The Top Drinks to Try in Russia

Space Bar & Lounge cocktail bar, Moscow, Russia
Space Bar & Lounge cocktail bar, Moscow. Tim E White / Getty Images

It's easy to think the only traditional drink to try in Russia is vodka, but the county has many less-famous but equally delicious drinks to offer, whether alcoholic or not. For the foodies and the daring drinkers, here are the top six drinks you must try while visiting Russia.

01 of 07


Bottles of Russian Vodka

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In Russia, it’s quite common for locals to meet at a bar, have a small bite to eat, and finish the meal with a shot of vodka. This country has some of the best vodkas in the world, so if you only imbibe once during your stay, make sure it's Russia's unofficial national drink, but be careful not to overindulge, as it can hit you quite hard, and quickly.

02 of 07


Selling kvas outside Kazan Station

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Kvas is a mildly sweet drink that can be compared to sparkling cider. It's made from fermented dark rye bread, and herbs, and has a very low alcohol content (0.5–1 percent). It’s an ancient proletariat drink that farmers and workers used to drink instead of water to quench their thirst.  

Kvas is usually served in large portions for a very low price. Although you can also buy it by the bottle at most supermarkets and corner shops, it's best to look for a place that has it on tap. It's refreshing, and perfect for enjoying on a hot summer day. It's also a great alternative to higher alcoholic drinks.

03 of 07


Mors drink

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Mors is a sweet, fermented juice made from foxberries, which are regional Russian berries that taste somewhat like cranberries. Mors is thicker than regular juices, and due to the fermentation, it has a mild alcohol content (around 1 percent).

Mors is often used in cocktails to add flavor and sweetness, although it’s also a favorite among children. It’s also usually easy to find, quite inexpensive, and tasty, making it a must-try Russian drink.

04 of 07



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Ryazhenka is a slightly bizarre drink that's made from slow-boiling milk for 8 hours or longer and then fermented, making it similar in texture to drinkable yogurt. The process of making Ryazhenka is similar to how condensed milk is made, but the result is quite different but no less delicious. Ryazhenka can be purchased in most small shops and grocery stores, as well as larger public markets.

Continue to 5 of 7 below.
05 of 07


Russian beer

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Believe it or not, Russia produces some exceptional beer. Although you will find plenty of Polish and German beers, you should stick to local breweries, as they are much more difficult to find outside of the country. The local beer selections are also usually the cheapest ones on the menu, so that's also something to keep in mind.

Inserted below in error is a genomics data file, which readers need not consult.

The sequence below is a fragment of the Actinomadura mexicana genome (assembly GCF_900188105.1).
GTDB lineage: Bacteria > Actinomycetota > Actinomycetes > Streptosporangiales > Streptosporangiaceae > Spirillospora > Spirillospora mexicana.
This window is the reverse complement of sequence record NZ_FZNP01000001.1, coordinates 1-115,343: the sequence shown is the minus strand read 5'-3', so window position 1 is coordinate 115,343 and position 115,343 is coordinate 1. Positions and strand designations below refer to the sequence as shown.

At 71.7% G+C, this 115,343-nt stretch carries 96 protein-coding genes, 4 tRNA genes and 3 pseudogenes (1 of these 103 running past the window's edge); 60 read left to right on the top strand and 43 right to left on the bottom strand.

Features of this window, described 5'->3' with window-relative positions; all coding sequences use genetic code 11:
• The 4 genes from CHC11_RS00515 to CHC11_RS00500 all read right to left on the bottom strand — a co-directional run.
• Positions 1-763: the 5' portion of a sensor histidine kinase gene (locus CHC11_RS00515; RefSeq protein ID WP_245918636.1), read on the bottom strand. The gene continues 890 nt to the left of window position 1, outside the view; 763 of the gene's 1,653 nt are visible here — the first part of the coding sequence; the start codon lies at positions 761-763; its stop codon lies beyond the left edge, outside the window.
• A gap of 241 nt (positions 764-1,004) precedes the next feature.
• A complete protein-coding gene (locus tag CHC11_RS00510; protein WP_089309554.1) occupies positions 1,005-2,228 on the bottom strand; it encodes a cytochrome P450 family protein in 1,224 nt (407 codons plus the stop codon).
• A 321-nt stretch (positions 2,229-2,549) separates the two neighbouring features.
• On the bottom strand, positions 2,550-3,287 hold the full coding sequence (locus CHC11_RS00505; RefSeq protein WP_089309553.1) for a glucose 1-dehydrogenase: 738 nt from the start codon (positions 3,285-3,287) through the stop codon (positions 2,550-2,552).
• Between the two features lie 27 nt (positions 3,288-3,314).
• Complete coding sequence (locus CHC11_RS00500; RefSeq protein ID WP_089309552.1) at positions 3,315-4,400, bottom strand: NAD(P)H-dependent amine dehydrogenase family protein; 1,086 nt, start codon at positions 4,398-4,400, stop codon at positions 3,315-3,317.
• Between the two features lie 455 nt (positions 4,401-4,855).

If you are going to St. Petersburg, Vasilyeostrovskoe beer is a must-try. It comes in light, dark, and red varieties, and it is brewed right on the Vasileostrovsky Island, which is part of central St. Petersburg and connected to the mainland via six bridges.

06 of 07

Black Tea/Cherry Varenya

Close-Up Of Tea In Glass On Table

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Like the famous New York City restaurant would have you believe, Russians are big tea drinkers. Stop into any cafe, and you will find a large selection of teas as well as sweet treats to pair with it, which is a must in Russia.

Black tea is the most popular choice among locals, and most Russians drink it black, without adding milk or sweetener, but some also enjoy a Cherry Varenya, which was made famous by "The Russian" on HBO's Sex and the City. A Cherry Varenya is simply black tea with sour cherries, lemon, and a bit of sugar. It does add a bit of sweetness to plain tea, but the tartness of the lemon and cherries, along with the slight bitterness of the tea, make it very well balanced and a more grown-up way of sweetening a beverage. 

07 of 07

Bread Wine


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While this drink's description sounds a lot like kvas, it differs in one important area: Alcohol content. Also made from rye, this drink has a natural sweetness that is magnified by using toasted grains. 

The grains are then fed yeast, allowing for fermentation, and then distilled twice, similar to whiskey, bourbon, and of course rye production. The end result tastes like the aforementioned spirits, without being aged in barrels. This drink was the precursor to the modern vodka that we all enjoy today.